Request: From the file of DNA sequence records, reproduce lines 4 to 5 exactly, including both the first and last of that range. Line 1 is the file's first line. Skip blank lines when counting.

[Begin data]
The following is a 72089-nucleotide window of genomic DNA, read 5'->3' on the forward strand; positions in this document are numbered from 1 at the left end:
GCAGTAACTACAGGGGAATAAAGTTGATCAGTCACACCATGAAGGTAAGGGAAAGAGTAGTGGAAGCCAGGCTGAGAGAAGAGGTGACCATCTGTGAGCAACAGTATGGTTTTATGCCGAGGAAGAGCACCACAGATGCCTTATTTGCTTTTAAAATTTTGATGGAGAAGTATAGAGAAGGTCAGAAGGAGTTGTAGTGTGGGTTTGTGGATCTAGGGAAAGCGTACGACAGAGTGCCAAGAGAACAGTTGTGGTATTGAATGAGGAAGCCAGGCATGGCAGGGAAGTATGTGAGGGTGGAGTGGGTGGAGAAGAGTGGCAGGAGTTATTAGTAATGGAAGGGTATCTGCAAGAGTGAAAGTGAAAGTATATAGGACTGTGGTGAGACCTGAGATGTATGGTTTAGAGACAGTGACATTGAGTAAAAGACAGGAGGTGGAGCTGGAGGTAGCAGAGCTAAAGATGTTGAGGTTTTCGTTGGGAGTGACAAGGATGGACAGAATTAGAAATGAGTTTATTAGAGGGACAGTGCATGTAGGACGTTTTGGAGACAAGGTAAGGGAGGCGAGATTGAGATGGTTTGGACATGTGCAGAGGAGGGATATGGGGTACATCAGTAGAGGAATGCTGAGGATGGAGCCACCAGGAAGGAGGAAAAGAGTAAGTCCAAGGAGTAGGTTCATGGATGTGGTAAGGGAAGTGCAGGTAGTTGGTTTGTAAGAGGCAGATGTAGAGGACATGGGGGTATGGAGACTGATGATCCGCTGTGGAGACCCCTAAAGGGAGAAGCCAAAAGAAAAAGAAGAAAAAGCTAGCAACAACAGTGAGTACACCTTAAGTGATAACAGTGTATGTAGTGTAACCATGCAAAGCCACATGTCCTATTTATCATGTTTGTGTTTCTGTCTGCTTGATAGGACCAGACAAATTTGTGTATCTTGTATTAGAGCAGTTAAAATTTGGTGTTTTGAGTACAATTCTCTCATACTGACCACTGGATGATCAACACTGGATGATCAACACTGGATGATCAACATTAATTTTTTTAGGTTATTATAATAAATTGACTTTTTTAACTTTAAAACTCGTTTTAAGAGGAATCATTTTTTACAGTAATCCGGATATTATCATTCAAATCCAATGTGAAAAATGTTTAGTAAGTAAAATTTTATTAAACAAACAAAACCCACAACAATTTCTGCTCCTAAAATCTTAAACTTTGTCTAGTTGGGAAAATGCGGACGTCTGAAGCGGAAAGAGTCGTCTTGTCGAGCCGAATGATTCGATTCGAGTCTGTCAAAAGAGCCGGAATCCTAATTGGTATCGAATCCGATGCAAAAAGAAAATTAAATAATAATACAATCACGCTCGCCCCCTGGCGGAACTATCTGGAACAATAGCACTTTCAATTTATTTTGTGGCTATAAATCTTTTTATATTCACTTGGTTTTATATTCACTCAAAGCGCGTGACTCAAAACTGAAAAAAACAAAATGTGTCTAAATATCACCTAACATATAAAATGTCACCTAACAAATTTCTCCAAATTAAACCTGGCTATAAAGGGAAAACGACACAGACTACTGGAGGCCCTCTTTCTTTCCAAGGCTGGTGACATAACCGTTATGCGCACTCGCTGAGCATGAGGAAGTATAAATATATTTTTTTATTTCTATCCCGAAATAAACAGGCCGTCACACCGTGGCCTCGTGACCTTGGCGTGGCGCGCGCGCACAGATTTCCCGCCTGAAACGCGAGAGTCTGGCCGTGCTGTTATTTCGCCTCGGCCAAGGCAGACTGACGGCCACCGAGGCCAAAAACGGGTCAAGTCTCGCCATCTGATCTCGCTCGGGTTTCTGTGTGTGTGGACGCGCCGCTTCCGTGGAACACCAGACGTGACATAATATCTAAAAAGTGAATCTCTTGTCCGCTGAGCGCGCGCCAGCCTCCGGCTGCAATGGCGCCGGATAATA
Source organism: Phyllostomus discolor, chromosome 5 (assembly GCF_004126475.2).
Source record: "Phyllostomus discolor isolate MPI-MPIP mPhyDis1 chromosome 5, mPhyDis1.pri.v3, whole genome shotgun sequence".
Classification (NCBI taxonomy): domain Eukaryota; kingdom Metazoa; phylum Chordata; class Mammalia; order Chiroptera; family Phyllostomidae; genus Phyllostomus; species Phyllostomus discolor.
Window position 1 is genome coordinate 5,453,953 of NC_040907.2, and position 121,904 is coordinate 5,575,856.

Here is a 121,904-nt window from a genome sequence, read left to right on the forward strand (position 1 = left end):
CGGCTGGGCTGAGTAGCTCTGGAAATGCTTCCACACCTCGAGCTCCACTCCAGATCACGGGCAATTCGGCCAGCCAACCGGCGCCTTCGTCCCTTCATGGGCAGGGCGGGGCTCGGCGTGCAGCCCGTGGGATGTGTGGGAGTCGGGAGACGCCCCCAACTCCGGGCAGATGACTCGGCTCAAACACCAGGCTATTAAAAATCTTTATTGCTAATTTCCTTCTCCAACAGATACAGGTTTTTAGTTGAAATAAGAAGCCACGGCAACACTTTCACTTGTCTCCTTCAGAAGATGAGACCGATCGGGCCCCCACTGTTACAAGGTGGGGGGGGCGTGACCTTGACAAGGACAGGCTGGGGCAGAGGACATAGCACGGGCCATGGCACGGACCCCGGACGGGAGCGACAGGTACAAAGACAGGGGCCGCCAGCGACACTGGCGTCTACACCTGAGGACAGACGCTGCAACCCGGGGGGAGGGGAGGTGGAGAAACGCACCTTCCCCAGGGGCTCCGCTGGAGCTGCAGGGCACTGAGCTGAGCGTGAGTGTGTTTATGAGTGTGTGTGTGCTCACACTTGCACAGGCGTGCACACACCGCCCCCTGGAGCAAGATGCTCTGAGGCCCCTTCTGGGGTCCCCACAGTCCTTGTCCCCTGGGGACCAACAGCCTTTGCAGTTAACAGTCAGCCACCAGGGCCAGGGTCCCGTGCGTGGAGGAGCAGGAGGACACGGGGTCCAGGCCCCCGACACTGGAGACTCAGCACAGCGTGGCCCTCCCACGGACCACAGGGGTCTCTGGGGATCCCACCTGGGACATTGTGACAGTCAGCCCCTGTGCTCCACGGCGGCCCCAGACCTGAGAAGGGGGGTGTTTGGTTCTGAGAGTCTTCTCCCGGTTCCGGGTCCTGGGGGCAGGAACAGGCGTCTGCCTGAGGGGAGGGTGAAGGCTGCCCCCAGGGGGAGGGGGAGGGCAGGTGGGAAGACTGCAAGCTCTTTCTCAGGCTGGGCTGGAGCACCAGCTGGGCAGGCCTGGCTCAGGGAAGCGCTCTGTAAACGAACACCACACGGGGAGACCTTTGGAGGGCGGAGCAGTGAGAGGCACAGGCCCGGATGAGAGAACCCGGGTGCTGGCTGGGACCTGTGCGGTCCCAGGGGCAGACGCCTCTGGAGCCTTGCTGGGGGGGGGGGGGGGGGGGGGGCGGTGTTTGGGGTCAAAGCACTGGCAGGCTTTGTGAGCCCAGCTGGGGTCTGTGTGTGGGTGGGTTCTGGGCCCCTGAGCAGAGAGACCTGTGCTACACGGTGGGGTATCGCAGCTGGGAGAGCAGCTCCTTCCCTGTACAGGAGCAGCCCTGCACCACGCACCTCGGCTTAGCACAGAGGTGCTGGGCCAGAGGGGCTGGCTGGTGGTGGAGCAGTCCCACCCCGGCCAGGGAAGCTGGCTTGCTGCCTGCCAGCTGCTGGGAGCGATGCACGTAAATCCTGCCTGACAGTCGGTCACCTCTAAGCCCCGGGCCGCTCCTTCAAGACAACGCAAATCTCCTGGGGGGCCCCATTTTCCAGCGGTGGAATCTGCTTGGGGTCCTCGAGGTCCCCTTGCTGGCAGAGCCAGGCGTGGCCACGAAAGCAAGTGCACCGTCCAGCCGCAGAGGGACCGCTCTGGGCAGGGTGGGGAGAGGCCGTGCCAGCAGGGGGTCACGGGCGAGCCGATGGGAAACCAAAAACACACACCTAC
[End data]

Source record: "Phyllostomus discolor isolate MPI-MPIP mPhyDis1 chromosome 5, mPhyDis1.pri.v3, whole genome shotgun sequence".
Classification (NCBI taxonomy): domain Eukaryota; kingdom Metazoa; phylum Chordata; class Mammalia; order Chiroptera; family Phyllostomidae; genus Phyllostomus; species Phyllostomus discolor.